Experience is the best teacher, especially for this kind of job. An agent that can’t sell will not last long in the field since their earnings are commission-based. It’s ideal to hire someone who has years of experience under his or her belt – they’ve bulked up their contacts, are more prepared to handle situations when faced with conflict, and are better communicators and organizers. Ask for their history of sales over the past 6 months and the areas that they’ve covered. This will help you gauge how competitive they are and how much they know about the market, which are both deciding factors in choosing an agent. Although experienced agents are the better option by default, novices have good things going on for them too. They’re definitely eager and enthusiastic to make that sale. Ask if they’ve been under the wing of a mentor and look up the credentials of that person too. Newer agents will tend to have more time to cater to you since they probably don’t have a string of clients just yet.

This will help you determine if your prospective agent has time for you. If she is working with a dozen other clients, ask her what her strategy is in juggling all of you while still delivering the best possible work. Also ask if she has a team on her side to help her. In line with this, ask for references from past clients. They will of course give you contact to a client with which they had a smoothest transaction with but it’s still best to know firsthand how their experience with the agent went.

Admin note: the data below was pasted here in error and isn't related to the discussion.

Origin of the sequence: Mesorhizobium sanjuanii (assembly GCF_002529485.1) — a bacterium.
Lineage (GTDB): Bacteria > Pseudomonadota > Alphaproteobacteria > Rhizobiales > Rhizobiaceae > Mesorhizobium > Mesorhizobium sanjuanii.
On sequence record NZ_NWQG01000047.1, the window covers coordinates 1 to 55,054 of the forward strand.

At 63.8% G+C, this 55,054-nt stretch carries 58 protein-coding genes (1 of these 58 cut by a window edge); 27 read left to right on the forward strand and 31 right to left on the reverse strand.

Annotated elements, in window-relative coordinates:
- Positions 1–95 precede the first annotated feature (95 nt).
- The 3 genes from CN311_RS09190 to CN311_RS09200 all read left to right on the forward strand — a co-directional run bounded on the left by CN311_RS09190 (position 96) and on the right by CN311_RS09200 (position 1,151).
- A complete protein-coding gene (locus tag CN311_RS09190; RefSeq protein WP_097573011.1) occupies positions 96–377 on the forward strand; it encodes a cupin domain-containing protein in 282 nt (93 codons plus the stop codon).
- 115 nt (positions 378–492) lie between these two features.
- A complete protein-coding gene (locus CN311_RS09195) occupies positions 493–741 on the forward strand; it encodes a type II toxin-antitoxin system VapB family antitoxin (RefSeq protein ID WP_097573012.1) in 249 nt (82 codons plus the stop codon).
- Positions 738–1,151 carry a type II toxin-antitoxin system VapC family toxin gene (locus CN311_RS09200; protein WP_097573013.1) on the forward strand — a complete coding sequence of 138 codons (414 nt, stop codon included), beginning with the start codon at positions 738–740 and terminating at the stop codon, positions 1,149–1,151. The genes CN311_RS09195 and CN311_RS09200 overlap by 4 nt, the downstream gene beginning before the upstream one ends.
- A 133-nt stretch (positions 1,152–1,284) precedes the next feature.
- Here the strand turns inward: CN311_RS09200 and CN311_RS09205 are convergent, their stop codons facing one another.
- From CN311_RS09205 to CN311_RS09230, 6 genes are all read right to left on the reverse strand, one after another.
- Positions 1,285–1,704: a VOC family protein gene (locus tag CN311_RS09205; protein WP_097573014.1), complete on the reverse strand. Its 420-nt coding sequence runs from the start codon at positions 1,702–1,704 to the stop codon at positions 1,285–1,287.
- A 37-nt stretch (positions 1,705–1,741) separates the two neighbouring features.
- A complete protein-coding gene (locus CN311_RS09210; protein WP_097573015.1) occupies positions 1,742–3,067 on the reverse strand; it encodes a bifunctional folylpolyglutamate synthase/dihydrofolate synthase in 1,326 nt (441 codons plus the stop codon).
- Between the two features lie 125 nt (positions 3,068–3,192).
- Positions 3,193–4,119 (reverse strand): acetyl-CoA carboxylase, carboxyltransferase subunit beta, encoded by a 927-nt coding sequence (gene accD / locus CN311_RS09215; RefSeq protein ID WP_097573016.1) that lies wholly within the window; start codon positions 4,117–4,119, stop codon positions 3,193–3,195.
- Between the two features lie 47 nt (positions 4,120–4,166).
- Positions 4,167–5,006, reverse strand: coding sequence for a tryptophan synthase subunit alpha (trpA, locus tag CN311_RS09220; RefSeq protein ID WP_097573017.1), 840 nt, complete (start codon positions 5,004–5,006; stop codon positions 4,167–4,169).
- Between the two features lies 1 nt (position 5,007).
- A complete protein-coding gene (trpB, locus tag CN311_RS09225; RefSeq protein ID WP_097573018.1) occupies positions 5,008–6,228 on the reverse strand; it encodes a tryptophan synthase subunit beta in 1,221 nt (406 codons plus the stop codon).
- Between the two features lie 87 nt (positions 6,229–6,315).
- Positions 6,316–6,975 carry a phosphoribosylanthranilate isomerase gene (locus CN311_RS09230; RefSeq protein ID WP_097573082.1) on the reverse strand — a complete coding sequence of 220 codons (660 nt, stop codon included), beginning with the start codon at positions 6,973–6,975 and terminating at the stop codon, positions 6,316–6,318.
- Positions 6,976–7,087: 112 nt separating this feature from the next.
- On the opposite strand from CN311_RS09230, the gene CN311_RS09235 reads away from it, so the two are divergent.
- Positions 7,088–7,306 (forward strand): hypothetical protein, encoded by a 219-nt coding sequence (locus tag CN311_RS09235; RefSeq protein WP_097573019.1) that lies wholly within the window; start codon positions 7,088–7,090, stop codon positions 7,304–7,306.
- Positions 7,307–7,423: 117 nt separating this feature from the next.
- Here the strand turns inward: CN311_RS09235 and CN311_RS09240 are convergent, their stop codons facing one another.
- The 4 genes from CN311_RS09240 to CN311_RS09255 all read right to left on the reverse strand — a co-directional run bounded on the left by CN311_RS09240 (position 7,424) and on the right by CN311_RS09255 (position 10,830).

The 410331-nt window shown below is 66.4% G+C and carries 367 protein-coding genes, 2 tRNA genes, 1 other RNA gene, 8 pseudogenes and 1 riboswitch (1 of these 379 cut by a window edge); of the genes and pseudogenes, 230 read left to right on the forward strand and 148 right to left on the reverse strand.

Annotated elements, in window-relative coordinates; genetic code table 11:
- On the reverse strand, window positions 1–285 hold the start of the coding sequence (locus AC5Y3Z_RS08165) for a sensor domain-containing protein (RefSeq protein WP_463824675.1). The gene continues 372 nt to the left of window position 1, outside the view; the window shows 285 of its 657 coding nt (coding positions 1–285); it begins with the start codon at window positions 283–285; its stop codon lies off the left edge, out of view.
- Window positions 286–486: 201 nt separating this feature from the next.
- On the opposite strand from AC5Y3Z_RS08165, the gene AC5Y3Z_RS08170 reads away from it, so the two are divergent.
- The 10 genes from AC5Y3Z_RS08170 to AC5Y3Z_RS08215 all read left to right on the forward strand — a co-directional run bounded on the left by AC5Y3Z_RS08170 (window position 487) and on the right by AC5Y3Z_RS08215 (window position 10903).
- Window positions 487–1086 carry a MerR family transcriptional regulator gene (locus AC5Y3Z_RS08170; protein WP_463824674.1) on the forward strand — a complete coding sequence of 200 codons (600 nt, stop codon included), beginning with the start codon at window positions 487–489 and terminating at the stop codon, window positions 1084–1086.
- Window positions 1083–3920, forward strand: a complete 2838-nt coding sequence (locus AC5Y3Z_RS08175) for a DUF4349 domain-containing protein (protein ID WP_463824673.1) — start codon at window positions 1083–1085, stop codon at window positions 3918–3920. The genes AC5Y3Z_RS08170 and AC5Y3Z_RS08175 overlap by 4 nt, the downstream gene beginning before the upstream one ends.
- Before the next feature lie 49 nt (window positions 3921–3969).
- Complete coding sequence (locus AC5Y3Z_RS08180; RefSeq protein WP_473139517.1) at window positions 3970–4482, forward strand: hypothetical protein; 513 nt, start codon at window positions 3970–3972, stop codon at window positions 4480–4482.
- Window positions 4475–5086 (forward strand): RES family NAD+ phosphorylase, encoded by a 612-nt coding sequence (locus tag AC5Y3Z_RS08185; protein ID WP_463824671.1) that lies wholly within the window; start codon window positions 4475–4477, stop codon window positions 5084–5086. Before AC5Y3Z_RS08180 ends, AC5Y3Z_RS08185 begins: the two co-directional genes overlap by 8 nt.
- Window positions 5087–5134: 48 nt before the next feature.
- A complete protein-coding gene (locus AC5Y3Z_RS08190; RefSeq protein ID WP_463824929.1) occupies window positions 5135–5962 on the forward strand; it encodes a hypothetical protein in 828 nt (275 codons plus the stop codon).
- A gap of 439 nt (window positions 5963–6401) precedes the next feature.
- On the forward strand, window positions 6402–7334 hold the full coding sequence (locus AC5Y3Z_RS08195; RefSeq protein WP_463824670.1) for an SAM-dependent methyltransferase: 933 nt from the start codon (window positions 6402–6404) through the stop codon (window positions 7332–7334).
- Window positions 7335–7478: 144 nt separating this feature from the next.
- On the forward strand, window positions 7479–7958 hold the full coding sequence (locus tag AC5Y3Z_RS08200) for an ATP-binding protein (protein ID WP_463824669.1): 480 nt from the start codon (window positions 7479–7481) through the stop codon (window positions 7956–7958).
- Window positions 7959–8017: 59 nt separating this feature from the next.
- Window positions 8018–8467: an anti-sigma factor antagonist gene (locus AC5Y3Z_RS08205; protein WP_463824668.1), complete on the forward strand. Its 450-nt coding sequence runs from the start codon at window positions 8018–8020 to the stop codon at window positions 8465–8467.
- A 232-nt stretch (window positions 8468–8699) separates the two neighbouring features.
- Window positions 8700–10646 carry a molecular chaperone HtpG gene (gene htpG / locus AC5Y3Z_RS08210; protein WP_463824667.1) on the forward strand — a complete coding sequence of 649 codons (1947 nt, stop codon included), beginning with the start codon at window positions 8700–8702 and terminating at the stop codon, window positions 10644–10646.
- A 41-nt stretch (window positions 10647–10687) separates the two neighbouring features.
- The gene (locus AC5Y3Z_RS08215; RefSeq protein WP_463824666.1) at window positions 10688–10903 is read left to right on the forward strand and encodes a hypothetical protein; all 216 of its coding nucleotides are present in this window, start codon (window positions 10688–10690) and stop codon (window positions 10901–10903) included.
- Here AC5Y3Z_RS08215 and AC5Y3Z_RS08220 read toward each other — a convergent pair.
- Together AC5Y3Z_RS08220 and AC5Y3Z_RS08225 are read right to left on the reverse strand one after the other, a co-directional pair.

This will test if your prospective agent is adamant on selling your property. If she asks for things such as details on the property, what your preferred marketing strategy is, what your timeline is in making the sale, your preferred mode of communication and available hours, it’s an indication that she is making way for a client-centered transaction which works best to your advantage.

The Complete Home Sellers Checklist (Exterior Preparation)

Before putting your house on the market, make sure that the exterior of your home has the best chance of passing the standards of even the most meticulous visitors.

It may seem like a daunting task, but don’t be overwhelmed. We made this complete checklist to help you get the job done.

3 Important Questions You Must Ask A Listing Agent During An Open House

Open houses are a good opportunity for you to meet personally with the seller and their listing agent so take advantage of this moment to get the details that will help you decide if you will push through with making an offer or look elsewhere. Here’s 3 questions you definitely need to ask as a prospective buyer: